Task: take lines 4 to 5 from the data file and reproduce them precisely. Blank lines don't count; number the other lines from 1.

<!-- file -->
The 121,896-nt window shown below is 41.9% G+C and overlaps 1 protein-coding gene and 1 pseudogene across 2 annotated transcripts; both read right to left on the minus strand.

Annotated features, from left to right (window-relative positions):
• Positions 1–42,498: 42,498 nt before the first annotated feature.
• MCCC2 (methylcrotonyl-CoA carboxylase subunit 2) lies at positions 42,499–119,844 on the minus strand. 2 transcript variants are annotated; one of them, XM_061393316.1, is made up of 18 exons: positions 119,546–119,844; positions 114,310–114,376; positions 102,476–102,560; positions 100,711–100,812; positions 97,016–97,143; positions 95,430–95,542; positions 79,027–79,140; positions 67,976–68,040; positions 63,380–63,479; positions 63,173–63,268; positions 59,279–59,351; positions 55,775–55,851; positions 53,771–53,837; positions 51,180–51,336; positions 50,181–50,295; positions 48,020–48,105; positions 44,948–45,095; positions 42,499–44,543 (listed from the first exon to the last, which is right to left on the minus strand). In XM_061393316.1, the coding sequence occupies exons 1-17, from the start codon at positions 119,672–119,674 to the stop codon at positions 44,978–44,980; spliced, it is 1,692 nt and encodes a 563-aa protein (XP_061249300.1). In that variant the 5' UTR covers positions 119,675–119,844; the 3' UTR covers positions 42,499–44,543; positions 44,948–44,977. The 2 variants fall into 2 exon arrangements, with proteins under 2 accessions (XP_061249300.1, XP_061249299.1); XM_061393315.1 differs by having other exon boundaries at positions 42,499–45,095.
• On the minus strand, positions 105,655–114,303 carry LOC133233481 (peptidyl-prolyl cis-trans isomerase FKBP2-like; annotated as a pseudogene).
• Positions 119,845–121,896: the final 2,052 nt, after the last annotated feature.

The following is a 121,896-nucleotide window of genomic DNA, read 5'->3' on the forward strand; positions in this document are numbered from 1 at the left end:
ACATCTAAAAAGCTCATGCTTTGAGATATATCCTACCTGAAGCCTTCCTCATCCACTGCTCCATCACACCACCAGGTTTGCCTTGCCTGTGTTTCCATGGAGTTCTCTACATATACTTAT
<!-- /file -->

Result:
• MCCC2 (methylcrotonyl-CoA carboxylase subunit 2) lies at positions 42,499–119,844 on the minus strand. 2 transcript variants are annotated; one of them, XM_061393316.1, is made up of 18 exons: positions 119,546–119,844; positions 114,310–114,376; positions 102,476–102,560; positions 100,711–100,812; positions 97,016–97,143; positions 95,430–95,542; positions 79,027–79,140; positions 67,976–68,040; positions 63,380–63,479; positions 63,173–63,268; positions 59,279–59,351; positions 55,775–55,851; positions 53,771–53,837; positions 51,180–51,336; positions 50,181–50,295; positions 48,020–48,105; positions 44,948–45,095; positions 42,499–44,543 (listed from the first exon to the last, which is right to left on the minus strand). In XM_061393316.1, the coding sequence occupies exons 1-17, from the start codon at positions 119,672–119,674 to the stop codon at positions 44,978–44,980; spliced, it is 1,692 nt and encodes a 563-aa protein (XP_061249300.1). In that variant the 5' UTR covers positions 119,675–119,844; the 3' UTR covers positions 42,499–44,543; positions 44,948–44,977. The 2 variants fall into 2 exon arrangements, with proteins under 2 accessions (XP_061249300.1, XP_061249299.1); XM_061393315.1 differs by having other exon boundaries at positions 42,499–45,095.
• On the minus strand, positions 105,655–114,303 carry LOC133233481 (peptidyl-prolyl cis-trans isomerase FKBP2-like; annotated as a pseudogene).